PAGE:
The Risks of Digital Medical Records

by | Apr 29, 2008

One of the better, more balanced articles on privacy and security of medical records can be found in today’s WSJ. Unlike many articles on the subject of privacy of digital medical records, this article actually goes into some depth on the issue, what have been some of the major breaches as of late, a classic quote from Jill Dennis, a SVP at AHIMA (see below), as well as what some hospitals are doing to insure the privacy of medical records.

The internal mistakes and the internal carelessness seem to be more prevalent than the stranger from the outside trying to crack into your system. -Jill Dennis, Senior VP, AHIMA

As with just about any article in the popular press that addresses privacy and security of medical records, there is always some issue that gets skipped or is not addressed in adequate depth that would bring even greater balance to an article. As good as it is, this article misses a couple of important points:

Risk/Benefit Analysis

Article lacks any risk/benefit analysis of moving to a digital construct. Yes, there are certainly a fair share of risks as we move to digital records, but they also can bring a wealth of benefits such as better population disease management, improved diagnosis, better medication management (and minimizing adverse drug events), etc. Also, digital records may, in many cases, guarantee a higher level of security as one has to physically log-in to view a record, thereby leaving an audit trail. This is how many breaches have been caught to date. And as the SVP from AHIMA points out, risks may not be so much a function of the technology ( I would argue it has absolutely nothing to do with the technology) but of internal processes, or lack thereof, to insure proper procedures are in-place and precautions are taken.

Managing Sensitive Data

As we move to a digital healthcare environment (it is inevitable), how will the consumer manage their records more effectively and more broadly, how will providers manage these records?

The CIO, John Halamka, who had a good post last week that I referenced on the “Ideal EHR System“, has a post this week on what they are doing internally to digitize care practices via integrating all of the digital silos at Beth Israel Deaconess Medical Center here in Boston. Unfortunately, though he provides an extensive list of some 40 interconnects and interoperability touch points for their Integrated Delivery Network (IDN), nowhere in those 40 is there any mention of security and privacy.

In such a broad distributed network of providers in this region, I sure would like to know what rights I have as a customer to sequester data that I may not want to share within this network, but just with those that truly need to know. Taking this one step further beyond the IDN, as we move to a National Health Information Network (NHIN), again, how will I, as a consumer, have some say as to what is distributed in that network and who has access to it? As an extension of this theme, as more and more computing moves to the Web, e.g., MS’s announcement last week of Live Mesh, how will sensitive records such as these be managed in such cloud computing environments?

Granted, these are some tough questions, but what I want to see are some well-thought out answers and unfortunately, they seem to be too few and too far between.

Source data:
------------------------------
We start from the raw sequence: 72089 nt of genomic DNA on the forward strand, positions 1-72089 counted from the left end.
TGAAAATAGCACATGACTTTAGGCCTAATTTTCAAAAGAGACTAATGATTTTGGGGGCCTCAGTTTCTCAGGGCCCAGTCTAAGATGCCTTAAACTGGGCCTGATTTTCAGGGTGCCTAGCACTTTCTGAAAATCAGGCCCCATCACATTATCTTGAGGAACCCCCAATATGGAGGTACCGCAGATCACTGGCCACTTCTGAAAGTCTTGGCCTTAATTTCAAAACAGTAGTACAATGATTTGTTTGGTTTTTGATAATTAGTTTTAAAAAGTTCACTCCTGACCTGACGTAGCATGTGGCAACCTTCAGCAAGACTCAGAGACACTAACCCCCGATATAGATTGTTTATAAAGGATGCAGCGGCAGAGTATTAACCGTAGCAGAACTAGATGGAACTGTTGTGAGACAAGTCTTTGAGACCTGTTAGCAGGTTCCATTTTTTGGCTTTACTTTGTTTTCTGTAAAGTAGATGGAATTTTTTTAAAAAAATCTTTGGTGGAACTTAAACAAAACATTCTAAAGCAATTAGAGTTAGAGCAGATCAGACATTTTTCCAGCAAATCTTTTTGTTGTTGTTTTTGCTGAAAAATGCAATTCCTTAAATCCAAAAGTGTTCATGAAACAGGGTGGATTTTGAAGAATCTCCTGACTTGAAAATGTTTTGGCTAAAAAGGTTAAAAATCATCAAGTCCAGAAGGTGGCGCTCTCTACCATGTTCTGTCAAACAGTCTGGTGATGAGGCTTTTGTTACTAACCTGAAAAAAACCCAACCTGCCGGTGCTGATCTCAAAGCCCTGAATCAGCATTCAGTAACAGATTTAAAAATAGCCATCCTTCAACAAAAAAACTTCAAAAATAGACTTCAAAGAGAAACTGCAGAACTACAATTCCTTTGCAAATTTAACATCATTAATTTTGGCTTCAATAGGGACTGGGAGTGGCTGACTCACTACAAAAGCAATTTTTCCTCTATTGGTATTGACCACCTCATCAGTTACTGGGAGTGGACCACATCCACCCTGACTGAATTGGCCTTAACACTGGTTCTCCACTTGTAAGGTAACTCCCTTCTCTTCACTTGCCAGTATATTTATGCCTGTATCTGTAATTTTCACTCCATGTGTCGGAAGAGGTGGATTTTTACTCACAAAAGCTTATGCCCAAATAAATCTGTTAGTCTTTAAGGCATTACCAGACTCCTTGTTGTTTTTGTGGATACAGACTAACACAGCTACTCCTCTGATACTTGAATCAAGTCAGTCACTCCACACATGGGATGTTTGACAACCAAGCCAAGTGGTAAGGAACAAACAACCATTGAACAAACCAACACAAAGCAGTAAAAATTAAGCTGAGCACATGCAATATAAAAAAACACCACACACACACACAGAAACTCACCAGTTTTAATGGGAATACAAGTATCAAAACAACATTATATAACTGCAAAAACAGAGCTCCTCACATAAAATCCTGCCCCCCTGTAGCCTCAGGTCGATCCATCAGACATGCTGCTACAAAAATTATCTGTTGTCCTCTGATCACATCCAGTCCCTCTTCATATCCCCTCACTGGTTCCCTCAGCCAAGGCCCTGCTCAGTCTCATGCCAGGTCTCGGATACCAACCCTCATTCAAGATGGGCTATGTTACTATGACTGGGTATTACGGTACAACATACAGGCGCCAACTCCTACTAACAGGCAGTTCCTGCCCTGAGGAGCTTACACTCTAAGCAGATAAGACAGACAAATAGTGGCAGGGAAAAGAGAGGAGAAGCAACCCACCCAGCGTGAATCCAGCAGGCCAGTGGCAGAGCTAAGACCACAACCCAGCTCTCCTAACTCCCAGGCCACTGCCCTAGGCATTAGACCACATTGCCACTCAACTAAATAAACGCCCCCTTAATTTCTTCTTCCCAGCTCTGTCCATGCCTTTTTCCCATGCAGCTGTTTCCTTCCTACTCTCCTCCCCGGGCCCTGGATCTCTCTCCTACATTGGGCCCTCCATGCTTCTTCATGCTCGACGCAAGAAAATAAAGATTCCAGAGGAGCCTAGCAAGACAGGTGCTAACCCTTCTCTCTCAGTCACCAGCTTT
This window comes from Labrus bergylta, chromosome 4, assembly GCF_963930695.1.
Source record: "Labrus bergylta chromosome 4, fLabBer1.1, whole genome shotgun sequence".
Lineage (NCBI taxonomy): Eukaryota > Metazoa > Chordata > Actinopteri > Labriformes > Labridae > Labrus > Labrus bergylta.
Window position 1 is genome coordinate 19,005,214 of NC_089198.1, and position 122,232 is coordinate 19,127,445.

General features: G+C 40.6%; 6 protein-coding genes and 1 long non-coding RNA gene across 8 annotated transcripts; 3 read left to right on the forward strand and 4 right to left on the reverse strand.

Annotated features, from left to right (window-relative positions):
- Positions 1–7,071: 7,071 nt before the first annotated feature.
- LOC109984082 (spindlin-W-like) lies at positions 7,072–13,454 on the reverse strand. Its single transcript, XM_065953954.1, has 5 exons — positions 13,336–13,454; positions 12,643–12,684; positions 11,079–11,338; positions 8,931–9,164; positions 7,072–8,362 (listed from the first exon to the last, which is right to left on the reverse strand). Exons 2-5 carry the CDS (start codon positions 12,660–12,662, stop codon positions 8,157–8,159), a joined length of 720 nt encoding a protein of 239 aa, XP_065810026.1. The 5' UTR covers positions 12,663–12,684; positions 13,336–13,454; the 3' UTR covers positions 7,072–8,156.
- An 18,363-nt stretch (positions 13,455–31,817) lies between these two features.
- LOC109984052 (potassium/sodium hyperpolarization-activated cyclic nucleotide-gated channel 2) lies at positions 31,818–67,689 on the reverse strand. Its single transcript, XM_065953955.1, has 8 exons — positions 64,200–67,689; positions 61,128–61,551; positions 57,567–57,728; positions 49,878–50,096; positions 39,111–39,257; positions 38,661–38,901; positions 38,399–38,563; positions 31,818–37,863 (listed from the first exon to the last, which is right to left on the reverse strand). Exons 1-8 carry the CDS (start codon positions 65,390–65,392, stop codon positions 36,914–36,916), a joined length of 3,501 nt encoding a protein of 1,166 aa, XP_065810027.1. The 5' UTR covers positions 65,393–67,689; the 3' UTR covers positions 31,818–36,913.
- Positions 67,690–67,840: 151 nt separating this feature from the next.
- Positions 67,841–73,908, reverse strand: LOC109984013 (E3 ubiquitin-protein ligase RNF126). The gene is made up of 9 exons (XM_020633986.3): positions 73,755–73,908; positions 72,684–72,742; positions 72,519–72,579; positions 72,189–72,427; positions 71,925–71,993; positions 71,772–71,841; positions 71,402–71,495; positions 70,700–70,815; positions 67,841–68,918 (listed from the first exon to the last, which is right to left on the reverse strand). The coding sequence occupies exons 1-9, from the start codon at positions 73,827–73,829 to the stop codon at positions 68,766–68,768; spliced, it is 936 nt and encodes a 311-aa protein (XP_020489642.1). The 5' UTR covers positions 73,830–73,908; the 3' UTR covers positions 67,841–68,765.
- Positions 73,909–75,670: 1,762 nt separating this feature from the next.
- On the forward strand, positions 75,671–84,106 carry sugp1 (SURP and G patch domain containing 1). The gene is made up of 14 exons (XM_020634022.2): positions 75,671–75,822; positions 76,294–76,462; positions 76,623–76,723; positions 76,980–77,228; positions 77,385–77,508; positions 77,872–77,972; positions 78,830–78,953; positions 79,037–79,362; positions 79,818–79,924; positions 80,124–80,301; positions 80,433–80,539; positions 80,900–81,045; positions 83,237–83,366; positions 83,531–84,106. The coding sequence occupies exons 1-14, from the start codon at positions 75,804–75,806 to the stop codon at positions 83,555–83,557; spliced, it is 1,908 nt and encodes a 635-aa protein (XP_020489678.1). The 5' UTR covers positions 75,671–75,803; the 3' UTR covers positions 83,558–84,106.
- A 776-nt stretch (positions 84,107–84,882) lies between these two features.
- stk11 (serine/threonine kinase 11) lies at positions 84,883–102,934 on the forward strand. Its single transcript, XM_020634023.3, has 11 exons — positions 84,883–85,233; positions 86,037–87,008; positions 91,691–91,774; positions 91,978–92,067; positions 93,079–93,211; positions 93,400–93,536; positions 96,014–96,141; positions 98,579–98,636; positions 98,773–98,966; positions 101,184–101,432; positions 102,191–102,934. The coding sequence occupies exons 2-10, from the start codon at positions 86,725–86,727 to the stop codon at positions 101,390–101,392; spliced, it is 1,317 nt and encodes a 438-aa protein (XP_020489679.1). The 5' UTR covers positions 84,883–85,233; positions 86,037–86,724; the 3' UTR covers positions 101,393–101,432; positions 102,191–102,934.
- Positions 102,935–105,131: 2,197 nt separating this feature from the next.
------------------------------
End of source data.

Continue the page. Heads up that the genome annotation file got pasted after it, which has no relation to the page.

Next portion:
To close, a couple of action items for you dear reader:
First, go over to the WSJ and take their quick poll on whether or not the digitization of medical records makes you nervous (FWIW, I answered No). Somewhat surprising to me, I am in the majority with two-thirds of voters casting a No vote.

Second, the Healthcare IT consulting firm Kroll did a report with HIMSS Analytics on data security and privacy. They published a report a couple of weeks ago and as serendipity would have, will be sponsoring a webcast today at 2pm EST. Here’s the link to register.


  1. WEL


    I had eye surgery and in the post-op pack was MAXIDEX(dexamethasone) drops by Alcon Labs.

    Two days later I was BLIND

    Use Google and enter EPOCRATES MAXIDEX to verify

  2. John

    What exactly is your point in referencing Maxidex here. Your comment is not that relevant to the post.

    Also, took up your suggestion and did a quick search on Maxidex. Like any drug, there is the potential for an adverse reaction but I did not find anything particularly unusual about this drug if it is administered properly. That is not to debase your comment, which if true, is truly tragic. But please, relate this issue to the post.

  3. alex

    “Digital Medical Records” Alex Papas, the creator and developer of the prepaid phone card in the United States has just created a new medical breakthrough called the MedeFile Card. MedeFile’s centralized, confidential electronic portfolio gives you 24/7 access to your medical history. No more wasting time and filling out paperwork when you go to the doctor or the hospital. All Medefile Card members get a free MedeDrive (a small usb drive) that fits on your key chain, so now, just hand your MedeDrive to the receptionist its that simple…Imagine that you, your parent, or your child has suddenly become ill. You are in a place where no one knows you, your blood type, what medications you are on, or what allergies they have. Quick decisions could mean the difference between life and death. Each year the lack of accurate medical information or the wrong information takes a terrible toll. With MedeFile you can be better prepared with vital information should such an emergency arise. Alex Papas is donating $100 million in Medefile Cards to everyone and there families.Your Medical records are going Green. For more info go to Or contact Alex Papas at



  1. Keeping Medical Records Safe « Chilmark Research - [...] 8, 2008 by John Last week, I wrote a post addressing the risks of digital medical records and referenced…
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